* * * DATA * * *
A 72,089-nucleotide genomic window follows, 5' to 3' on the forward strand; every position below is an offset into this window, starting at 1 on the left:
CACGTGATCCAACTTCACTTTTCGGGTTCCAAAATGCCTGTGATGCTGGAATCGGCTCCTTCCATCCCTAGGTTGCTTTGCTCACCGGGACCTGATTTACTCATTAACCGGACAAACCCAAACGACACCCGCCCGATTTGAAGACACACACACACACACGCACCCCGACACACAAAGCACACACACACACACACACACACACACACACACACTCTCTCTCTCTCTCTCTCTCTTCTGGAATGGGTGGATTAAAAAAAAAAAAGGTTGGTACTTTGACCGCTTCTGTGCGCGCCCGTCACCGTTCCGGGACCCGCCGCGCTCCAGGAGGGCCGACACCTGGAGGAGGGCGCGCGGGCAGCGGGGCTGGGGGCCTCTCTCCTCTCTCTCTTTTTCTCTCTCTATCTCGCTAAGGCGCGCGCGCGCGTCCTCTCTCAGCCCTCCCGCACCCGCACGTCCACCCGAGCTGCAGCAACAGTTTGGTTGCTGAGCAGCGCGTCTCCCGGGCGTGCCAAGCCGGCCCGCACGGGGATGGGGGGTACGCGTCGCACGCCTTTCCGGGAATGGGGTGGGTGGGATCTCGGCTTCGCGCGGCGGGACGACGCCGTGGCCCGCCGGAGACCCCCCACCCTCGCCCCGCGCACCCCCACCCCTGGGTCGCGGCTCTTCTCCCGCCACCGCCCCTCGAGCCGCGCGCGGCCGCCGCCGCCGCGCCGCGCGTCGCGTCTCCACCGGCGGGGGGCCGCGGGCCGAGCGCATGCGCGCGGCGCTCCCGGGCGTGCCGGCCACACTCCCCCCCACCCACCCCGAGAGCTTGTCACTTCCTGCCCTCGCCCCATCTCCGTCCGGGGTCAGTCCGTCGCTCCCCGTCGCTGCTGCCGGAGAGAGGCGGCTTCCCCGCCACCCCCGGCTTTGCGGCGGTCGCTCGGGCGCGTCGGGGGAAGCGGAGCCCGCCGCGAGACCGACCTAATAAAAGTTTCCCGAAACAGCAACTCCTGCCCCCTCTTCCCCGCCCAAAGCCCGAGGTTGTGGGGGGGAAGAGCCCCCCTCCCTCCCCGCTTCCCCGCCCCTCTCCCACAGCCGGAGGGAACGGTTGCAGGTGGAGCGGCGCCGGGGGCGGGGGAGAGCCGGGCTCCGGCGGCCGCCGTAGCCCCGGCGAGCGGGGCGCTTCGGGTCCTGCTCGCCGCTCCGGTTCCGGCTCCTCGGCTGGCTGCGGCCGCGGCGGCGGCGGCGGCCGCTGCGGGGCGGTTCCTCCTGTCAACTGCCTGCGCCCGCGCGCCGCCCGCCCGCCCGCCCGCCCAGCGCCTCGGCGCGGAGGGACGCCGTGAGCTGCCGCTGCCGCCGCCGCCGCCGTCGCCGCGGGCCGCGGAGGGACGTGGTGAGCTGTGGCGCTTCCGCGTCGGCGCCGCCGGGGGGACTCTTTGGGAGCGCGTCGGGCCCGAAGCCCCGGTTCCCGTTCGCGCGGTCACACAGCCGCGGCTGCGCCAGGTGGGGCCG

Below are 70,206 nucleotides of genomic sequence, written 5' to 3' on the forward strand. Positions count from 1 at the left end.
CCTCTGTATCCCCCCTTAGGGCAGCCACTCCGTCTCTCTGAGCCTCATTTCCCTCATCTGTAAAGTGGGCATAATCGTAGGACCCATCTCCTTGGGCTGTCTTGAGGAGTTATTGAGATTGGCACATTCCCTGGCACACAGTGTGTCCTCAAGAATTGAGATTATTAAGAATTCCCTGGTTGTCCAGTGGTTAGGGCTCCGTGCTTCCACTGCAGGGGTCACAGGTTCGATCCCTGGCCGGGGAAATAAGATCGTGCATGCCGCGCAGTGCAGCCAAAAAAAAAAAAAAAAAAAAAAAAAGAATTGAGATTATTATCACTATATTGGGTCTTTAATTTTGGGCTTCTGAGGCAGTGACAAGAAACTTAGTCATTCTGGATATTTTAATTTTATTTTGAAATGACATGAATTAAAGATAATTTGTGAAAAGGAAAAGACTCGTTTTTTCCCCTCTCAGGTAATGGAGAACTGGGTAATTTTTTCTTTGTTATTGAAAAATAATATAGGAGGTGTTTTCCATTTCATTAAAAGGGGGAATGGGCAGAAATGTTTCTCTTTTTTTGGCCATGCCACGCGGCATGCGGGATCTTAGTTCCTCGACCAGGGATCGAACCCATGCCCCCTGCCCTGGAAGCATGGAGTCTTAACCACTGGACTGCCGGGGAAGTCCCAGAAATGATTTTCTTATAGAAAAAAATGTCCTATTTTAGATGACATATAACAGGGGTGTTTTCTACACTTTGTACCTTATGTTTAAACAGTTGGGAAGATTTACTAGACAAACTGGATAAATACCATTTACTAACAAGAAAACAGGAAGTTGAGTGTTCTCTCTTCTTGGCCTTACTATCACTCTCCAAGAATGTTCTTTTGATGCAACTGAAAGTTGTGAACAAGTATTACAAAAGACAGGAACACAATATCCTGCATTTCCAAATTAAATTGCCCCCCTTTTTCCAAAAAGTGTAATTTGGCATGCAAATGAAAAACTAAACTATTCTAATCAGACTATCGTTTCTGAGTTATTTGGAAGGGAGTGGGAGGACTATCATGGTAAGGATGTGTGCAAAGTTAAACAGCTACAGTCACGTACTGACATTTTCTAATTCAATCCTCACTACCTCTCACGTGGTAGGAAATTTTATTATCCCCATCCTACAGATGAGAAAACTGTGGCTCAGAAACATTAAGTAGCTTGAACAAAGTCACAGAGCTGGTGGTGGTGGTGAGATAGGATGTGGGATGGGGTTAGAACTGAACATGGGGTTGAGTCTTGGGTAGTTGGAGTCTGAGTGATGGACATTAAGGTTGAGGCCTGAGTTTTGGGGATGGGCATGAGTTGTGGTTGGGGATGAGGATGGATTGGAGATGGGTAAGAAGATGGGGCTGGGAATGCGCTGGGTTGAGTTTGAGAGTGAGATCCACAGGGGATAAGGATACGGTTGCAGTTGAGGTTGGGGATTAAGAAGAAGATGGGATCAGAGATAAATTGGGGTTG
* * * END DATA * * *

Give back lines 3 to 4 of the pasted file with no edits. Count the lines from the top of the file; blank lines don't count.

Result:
Below are 70,206 nucleotides of genomic sequence, written 5' to 3' on the forward strand. Positions count from 1 at the left end.
CCTCTGTATCCCCCCTTAGGGCAGCCACTCCGTCTCTCTGAGCCTCATTTCCCTCATCTGTAAAGTGGGCATAATCGTAGGACCCATCTCCTTGGGCTGTCTTGAGGAGTTATTGAGATTGGCACATTCCCTGGCACACAGTGTGTCCTCAAGAATTGAGATTATTAAGAATTCCCTGGTTGTCCAGTGGTTAGGGCTCCGTGCTTCCACTGCAGGGGTCACAGGTTCGATCCCTGGCCGGGGAAATAAGATCGTGCATGCCGCGCAGTGCAGCCAAAAAAAAAAAAAAAAAAAAAAAAAGAATTGAGATTATTATCACTATATTGGGTCTTTAATTTTGGGCTTCTGAGGCAGTGACAAGAAACTTAGTCATTCTGGATATTTTAATTTTATTTTGAAATGACATGAATTAAAGATAATTTGTGAAAAGGAAAAGACTCGTTTTTTCCCCTCTCAGGTAATGGAGAACTGGGTAATTTTTTCTTTGTTATTGAAAAATAATATAGGAGGTGTTTTCCATTTCATTAAAAGGGGGAATGGGCAGAAATGTTTCTCTTTTTTTGGCCATGCCACGCGGCATGCGGGATCTTAGTTCCTCGACCAGGGATCGAACCCATGCCCCCTGCCCTGGAAGCATGGAGTCTTAACCACTGGACTGCCGGGGAAGTCCCAGAAATGATTTTCTTATAGAAAAAAATGTCCTATTTTAGATGACATATAACAGGGGTGTTTTCTACACTTTGTACCTTATGTTTAAACAGTTGGGAAGATTTACTAGACAAACTGGATAAATACCATTTACTAACAAGAAAACAGGAAGTTGAGTGTTCTCTCTTCTTGGCCTTACTATCACTCTCCAAGAATGTTCTTTTGATGCAACTGAAAGTTGTGAACAAGTATTACAAAAGACAGGAACACAATATCCTGCATTTCCAAATTAAATTGCCCCCCTTTTTCCAAAAAGTGTAATTTGGCATGCAAATGAAAAACTAAACTATTCTAATCAGACTATCGTTTCTGAGTTATTTGGAAGGGAGTGGGAGGACTATCATGGTAAGGATGTGTGCAAAGTTAAACAGCTACAGTCACGTACTGACATTTTCTAATTCAATCCTCACTACCTCTCACGTGGTAGGAAATTTTATTATCCCCATCCTACAGATGAGAAAACTGTGGCTCAGAAACATTAAGTAGCTTGAACAAAGTCACAGAGCTGGTGGTGGTGGTGAGATAGGATGTGGGATGGGGTTAGAACTGAACATGGGGTTGAGTCTTGGGTAGTTGGAGTCTGAGTGATGGACATTAAGGTTGAGGCCTGAGTTTTGGGGATGGGCATGAGTTGTGGTTGGGGATGAGGATGGATTGGAGATGGGTAAGAAGATGGGGCTGGGAATGCGCTGGGTTGAGTTTGAGAGTGAGATCCACAGGGGATAAGGATACGGTTGCAGTTGAGGTTGGGGATTAAGAAGAAGATGGGATCAGAGATAAATTGGGGTTG